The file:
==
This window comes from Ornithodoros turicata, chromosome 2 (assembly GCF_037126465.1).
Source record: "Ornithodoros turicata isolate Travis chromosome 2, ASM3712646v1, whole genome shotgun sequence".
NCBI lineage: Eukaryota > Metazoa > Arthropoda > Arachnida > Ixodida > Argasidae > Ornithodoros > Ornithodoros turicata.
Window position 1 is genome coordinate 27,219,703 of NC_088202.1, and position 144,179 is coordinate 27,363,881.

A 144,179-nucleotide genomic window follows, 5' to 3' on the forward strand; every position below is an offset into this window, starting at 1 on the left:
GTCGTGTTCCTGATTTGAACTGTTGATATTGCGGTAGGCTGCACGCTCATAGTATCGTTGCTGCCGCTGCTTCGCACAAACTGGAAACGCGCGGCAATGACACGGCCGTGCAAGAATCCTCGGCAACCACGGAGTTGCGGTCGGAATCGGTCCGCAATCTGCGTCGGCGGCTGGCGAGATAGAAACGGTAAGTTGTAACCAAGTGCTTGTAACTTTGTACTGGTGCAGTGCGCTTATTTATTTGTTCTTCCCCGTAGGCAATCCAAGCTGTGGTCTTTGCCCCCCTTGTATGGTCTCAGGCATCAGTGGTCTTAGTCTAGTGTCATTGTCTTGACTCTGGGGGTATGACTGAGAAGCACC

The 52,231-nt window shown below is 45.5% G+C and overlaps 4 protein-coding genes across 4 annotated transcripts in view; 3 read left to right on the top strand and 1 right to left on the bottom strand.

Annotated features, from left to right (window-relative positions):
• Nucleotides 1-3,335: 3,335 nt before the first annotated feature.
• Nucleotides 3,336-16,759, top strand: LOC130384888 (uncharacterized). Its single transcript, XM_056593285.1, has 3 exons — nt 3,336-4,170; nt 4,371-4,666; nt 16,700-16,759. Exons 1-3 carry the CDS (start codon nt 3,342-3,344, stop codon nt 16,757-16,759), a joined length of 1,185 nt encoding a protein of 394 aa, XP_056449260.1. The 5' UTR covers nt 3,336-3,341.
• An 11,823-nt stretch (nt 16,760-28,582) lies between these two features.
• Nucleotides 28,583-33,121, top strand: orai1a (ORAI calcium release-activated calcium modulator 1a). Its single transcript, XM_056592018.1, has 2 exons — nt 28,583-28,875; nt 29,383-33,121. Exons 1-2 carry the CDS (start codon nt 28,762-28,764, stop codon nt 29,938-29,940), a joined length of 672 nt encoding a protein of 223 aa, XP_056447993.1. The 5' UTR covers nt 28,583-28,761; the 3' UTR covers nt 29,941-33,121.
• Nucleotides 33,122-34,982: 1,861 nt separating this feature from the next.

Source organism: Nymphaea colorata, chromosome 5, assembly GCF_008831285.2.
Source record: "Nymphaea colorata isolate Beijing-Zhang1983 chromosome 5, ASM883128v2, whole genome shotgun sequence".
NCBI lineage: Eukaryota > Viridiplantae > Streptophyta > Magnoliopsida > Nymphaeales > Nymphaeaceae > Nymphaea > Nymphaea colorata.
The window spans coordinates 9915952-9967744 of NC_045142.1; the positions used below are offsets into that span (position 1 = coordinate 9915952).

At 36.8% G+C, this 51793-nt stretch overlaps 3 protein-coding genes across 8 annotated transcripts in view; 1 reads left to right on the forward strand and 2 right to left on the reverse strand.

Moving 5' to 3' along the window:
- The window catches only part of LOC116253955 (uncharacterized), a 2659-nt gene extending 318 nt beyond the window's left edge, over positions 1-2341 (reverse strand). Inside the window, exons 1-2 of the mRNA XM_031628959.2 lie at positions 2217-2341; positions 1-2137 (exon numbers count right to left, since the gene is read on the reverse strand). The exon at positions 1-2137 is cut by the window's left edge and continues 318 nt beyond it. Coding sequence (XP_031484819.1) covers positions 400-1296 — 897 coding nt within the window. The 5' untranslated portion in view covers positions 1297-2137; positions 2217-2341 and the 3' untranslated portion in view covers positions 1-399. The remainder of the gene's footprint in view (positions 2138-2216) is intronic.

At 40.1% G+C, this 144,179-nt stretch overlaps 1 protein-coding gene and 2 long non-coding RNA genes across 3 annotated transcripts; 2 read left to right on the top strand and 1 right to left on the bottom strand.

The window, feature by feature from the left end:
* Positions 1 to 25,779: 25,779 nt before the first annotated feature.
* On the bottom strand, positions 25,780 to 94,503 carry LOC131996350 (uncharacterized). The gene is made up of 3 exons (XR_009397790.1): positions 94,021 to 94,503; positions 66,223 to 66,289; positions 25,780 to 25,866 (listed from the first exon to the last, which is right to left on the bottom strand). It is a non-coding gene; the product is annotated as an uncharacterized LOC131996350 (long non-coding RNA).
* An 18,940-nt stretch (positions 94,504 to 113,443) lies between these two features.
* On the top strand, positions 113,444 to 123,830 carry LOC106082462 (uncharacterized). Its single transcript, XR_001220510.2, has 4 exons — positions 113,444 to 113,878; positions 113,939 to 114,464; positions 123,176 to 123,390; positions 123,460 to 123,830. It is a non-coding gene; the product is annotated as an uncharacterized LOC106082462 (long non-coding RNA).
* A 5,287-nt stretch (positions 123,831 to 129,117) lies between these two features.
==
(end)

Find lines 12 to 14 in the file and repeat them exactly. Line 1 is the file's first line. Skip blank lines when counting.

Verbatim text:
• Nucleotides 28,583-33,121, top strand: orai1a (ORAI calcium release-activated calcium modulator 1a). Its single transcript, XM_056592018.1, has 2 exons — nt 28,583-28,875; nt 29,383-33,121. Exons 1-2 carry the CDS (start codon nt 28,762-28,764, stop codon nt 29,938-29,940), a joined length of 672 nt encoding a protein of 223 aa, XP_056447993.1. The 5' UTR covers nt 28,583-28,761; the 3' UTR covers nt 29,941-33,121.
• Nucleotides 33,122-34,982: 1,861 nt separating this feature from the next.

Source organism: Nymphaea colorata, chromosome 5, assembly GCF_008831285.2.